But I made a mistake; my life was none of these things. When everything disintegrated, despite looking for someone else to save me, I had to be the one to save myself. 
How to make a mistake:
Step three: Choose what you think is the expected outcome, the one that everyone else wants. 
I know this great dog who shall remain nameless, since that’s how the rescue game is played. She came to the rescue with her mother and two sisters from a backyard breeder in New Jersey that saw what was amazing inside the mommy dog and used it to make himself money (it’s no wonder I wanted to adopt the mommy dog then…). This puppy was my first real placement of a dog I loved. I drove her to the house, I dropped her there. I celebrated when she stayed, and I lived for the picture and video updates and the times I got to visit in an era of my life when I wasn’t seeing many rescues doing well. When so many dogs would act out or bite or never leave and sit Saturday after Saturday not finding a home, it was nice to be reminded that good homes did exist, that all dogs have good inside somewhere, and that they all have a place, like we all have a place. But then this dog made one mistake, and she came back to the rescue. Her return was the right thing for everyone, but right or not didn’t make it suck any less for any of us. The mistake was too colossal, too all-encompassing, to come back from, a permanent black mark on an otherwise impeccable record, and a black mark of the biggest sort.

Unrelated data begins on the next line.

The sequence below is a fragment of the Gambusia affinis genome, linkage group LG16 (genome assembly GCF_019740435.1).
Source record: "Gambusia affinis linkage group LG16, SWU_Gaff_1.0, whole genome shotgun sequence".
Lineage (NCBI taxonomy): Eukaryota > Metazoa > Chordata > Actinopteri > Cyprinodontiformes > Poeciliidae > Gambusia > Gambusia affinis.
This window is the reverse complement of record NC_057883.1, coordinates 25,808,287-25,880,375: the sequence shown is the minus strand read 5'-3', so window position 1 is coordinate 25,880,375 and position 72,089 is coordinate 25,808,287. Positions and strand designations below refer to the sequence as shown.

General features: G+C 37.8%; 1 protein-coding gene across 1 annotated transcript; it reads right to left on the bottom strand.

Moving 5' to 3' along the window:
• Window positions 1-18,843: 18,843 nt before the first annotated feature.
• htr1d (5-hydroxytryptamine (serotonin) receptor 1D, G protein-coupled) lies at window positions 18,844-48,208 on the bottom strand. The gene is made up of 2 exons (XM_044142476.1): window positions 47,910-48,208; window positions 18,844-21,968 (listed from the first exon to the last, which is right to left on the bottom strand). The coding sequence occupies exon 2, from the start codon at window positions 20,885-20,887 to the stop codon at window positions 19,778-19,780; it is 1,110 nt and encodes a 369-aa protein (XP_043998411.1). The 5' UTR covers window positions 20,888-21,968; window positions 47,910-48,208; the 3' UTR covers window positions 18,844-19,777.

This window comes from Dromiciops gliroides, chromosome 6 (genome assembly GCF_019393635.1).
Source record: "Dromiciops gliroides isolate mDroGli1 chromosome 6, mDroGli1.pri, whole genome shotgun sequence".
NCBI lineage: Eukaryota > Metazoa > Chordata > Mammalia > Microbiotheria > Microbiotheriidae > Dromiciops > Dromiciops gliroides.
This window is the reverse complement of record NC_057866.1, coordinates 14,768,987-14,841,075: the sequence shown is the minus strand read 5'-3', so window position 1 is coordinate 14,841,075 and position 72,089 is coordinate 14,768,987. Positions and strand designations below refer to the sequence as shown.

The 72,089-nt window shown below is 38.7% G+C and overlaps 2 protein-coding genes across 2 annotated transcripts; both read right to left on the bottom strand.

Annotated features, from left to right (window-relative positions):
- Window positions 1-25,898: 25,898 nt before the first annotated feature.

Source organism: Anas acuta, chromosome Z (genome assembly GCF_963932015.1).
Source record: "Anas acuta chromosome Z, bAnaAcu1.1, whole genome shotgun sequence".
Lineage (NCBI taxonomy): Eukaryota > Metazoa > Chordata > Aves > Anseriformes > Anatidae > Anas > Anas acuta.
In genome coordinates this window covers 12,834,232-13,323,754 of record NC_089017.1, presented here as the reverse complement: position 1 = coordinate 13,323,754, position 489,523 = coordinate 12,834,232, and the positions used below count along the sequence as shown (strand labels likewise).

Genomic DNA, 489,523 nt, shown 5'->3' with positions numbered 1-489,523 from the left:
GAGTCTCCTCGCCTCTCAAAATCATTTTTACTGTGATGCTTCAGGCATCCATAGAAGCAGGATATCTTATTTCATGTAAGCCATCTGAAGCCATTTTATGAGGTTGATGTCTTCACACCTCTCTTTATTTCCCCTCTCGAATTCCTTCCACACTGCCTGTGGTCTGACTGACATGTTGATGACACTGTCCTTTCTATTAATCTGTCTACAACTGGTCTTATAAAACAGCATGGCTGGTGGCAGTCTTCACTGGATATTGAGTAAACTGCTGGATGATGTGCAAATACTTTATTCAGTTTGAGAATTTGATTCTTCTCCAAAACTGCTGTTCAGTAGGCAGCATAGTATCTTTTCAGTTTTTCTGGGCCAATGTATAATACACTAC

How to make a mistake:
Step four: Do that thing that everyone else wants. 

Step five: Watch the results and know that you’re screwed. 
I think it was pack instinct that drove this dog to do the thing she did. “I must protect the pack, because the pack protects me/because the pack loves me/because the pack has brought me my happy and I must return the favor.” It’s impossible to know for sure though. But what I do know, both from my own life and the lives of those around me, is that we make the biggest mistakes trying to live up to the expectations of those around us. We make the biggest mistakes when we’re genuinely trying to be the best we can be. It doesn’t make us bad; it doesn’t make us unworthy; it just means that we have not found our place yet because we haven’t learned to define ourselves outside of other people’s expectations. 
Doesn’t this make us all just like dogs? We want to please so badly sometimes without a thought to the consequences that we plunge headlong into situations we can’t come back from. If you stick to the norms, follow the expected commands to their given outcomes, and don’t step out of line, everything will be fine. Right?
How to make a mistake:
Step six: Do not repeat; learn from the thing you’ve done. 
Queue the after-hiatus Boy Meets World Cory-without-Topanga episode that ended with Topanga outside the door in the rain, her hand pressed to the glass and her long brown hair slicked against her skin as she declared she was moving back to live with her aunt and would be together with Corey forever. I wish all decisions ended so happily. I am too old, have wasted too much time, to make the wrong ones. Writing stories, living with and in characters, does nothing when they always have a happy ending, because those endings do not exist through others–and it’s a mistake to believe they do. We write our own stories. We make mistakes we can’t take back. We live. We learn.